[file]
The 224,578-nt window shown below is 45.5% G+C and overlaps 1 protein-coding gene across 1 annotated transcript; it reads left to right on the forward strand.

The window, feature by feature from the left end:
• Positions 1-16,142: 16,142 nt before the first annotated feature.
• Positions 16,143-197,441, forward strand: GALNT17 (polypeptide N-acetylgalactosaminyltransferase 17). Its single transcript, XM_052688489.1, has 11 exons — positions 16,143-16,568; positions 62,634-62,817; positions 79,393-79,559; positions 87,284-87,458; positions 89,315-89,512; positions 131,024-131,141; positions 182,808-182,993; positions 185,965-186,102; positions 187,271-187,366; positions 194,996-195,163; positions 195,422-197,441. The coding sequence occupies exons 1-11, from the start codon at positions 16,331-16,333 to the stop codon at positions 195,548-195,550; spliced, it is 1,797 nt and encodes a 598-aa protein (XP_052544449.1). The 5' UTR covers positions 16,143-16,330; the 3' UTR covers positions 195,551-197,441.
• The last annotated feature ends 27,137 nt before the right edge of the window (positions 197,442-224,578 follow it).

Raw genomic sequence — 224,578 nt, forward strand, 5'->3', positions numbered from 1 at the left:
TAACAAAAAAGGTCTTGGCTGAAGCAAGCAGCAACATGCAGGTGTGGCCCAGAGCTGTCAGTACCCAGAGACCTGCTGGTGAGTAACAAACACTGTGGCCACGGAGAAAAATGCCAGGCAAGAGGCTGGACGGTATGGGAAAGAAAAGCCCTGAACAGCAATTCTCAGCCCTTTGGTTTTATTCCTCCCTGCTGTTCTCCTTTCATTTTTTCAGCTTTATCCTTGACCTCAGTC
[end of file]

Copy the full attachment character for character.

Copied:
The 224,578-nt window shown below is 45.5% G+C and overlaps 1 protein-coding gene across 1 annotated transcript; it reads left to right on the forward strand.

The window, feature by feature from the left end:
• Positions 1-16,142: 16,142 nt before the first annotated feature.
• Positions 16,143-197,441, forward strand: GALNT17 (polypeptide N-acetylgalactosaminyltransferase 17). Its single transcript, XM_052688489.1, has 11 exons — positions 16,143-16,568; positions 62,634-62,817; positions 79,393-79,559; positions 87,284-87,458; positions 89,315-89,512; positions 131,024-131,141; positions 182,808-182,993; positions 185,965-186,102; positions 187,271-187,366; positions 194,996-195,163; positions 195,422-197,441. The coding sequence occupies exons 1-11, from the start codon at positions 16,331-16,333 to the stop codon at positions 195,548-195,550; spliced, it is 1,797 nt and encodes a 598-aa protein (XP_052544449.1). The 5' UTR covers positions 16,143-16,330; the 3' UTR covers positions 195,551-197,441.
• The last annotated feature ends 27,137 nt before the right edge of the window (positions 197,442-224,578 follow it).

Raw genomic sequence — 224,578 nt, forward strand, 5'->3', positions numbered from 1 at the left:
TAACAAAAAAGGTCTTGGCTGAAGCAAGCAGCAACATGCAGGTGTGGCCCAGAGCTGTCAGTACCCAGAGACCTGCTGGTGAGTAACAAACACTGTGGCCACGGAGAAAAATGCCAGGCAAGAGGCTGGACGGTATGGGAAAGAAAAGCCCTGAACAGCAATTCTCAGCCCTTTGGTTTTATTCCTCCCTGCTGTTCTCCTTTCATTTTTTCAGCTTTATCCTTGACCTCAGTC